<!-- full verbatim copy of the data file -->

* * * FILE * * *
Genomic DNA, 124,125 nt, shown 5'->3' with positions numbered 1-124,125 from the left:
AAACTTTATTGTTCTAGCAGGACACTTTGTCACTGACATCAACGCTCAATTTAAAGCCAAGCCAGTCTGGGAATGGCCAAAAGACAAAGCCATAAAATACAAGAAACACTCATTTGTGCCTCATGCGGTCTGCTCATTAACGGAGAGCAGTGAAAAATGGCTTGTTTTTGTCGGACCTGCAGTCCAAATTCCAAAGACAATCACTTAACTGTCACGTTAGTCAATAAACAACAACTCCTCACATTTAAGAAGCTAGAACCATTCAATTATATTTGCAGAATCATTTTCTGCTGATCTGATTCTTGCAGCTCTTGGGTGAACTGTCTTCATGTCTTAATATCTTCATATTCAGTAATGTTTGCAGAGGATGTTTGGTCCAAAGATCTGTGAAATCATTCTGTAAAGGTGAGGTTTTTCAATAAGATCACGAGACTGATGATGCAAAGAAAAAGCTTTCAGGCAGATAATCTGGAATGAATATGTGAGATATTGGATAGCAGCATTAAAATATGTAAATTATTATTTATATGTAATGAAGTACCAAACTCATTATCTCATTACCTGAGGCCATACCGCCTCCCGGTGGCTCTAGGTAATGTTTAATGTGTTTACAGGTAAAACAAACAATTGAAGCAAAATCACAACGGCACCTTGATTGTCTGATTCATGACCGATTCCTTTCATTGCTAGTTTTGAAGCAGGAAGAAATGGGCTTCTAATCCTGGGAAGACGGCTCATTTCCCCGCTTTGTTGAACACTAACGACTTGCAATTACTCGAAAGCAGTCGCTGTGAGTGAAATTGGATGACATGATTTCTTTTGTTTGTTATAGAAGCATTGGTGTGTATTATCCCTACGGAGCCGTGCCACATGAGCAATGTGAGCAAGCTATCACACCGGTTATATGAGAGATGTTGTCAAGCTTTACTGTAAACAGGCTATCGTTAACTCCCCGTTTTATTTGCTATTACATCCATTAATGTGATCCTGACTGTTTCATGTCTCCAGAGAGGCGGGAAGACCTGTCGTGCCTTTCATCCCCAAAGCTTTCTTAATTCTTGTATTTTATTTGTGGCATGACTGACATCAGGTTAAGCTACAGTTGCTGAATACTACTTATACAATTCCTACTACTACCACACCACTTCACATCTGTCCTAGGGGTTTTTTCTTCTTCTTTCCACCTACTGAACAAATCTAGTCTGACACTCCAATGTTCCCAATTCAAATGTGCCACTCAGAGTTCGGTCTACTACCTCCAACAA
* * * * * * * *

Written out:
Genomic DNA, 124,125 nt, shown 5'->3' with positions numbered 1-124,125 from the left:
AAACTTTATTGTTCTAGCAGGACACTTTGTCACTGACATCAACGCTCAATTTAAAGCCAAGCCAGTCTGGGAATGGCCAAAAGACAAAGCCATAAAATACAAGAAACACTCATTTGTGCCTCATGCGGTCTGCTCATTAACGGAGAGCAGTGAAAAATGGCTTGTTTTTGTCGGACCTGCAGTCCAAATTCCAAAGACAATCACTTAACTGTCACGTTAGTCAATAAACAACAACTCCTCACATTTAAGAAGCTAGAACCATTCAATTATATTTGCAGAATCATTTTCTGCTGATCTGATTCTTGCAGCTCTTGGGTGAACTGTCTTCATGTCTTAATATCTTCATATTCAGTAATGTTTGCAGAGGATGTTTGGTCCAAAGATCTGTGAAATCATTCTGTAAAGGTGAGGTTTTTCAATAAGATCACGAGACTGATGATGCAAAGAAAAAGCTTTCAGGCAGATAATCTGGAATGAATATGTGAGATATTGGATAGCAGCATTAAAATATGTAAATTATTATTTATATGTAATGAAGTACCAAACTCATTATCTCATTACCTGAGGCCATACCGCCTCCCGGTGGCTCTAGGTAATGTTTAATGTGTTTACAGGTAAAACAAACAATTGAAGCAAAATCACAACGGCACCTTGATTGTCTGATTCATGACCGATTCCTTTCATTGCTAGTTTTGAAGCAGGAAGAAATGGGCTTCTAATCCTGGGAAGACGGCTCATTTCCCCGCTTTGTTGAACACTAACGACTTGCAATTACTCGAAAGCAGTCGCTGTGAGTGAAATTGGATGACATGATTTCTTTTGTTTGTTATAGAAGCATTGGTGTGTATTATCCCTACGGAGCCGTGCCACATGAGCAATGTGAGCAAGCTATCACACCGGTTATATGAGAGATGTTGTCAAGCTTTACTGTAAACAGGCTATCGTTAACTCCCCGTTTTATTTGCTATTACATCCATTAATGTGATCCTGACTGTTTCATGTCTCCAGAGAGGCGGGAAGACCTGTCGTGCCTTTCATCCCCAAAGCTTTCTTAATTCTTGTATTTTATTTGTGGCATGACTGACATCAGGTTAAGCTACAGTTGCTGAATACTACTTATACAATTCCTACTACTACCACACCACTTCACATCTGTCCTAGGGGTTTTTTCTTCTTCTTTCCACCTACTGAACAAATCTAGTCTGACACTCCAATGTTCCCAATTCAAATGTGCCACTCAGAGTTCGGTCTACTACCTCCAACAA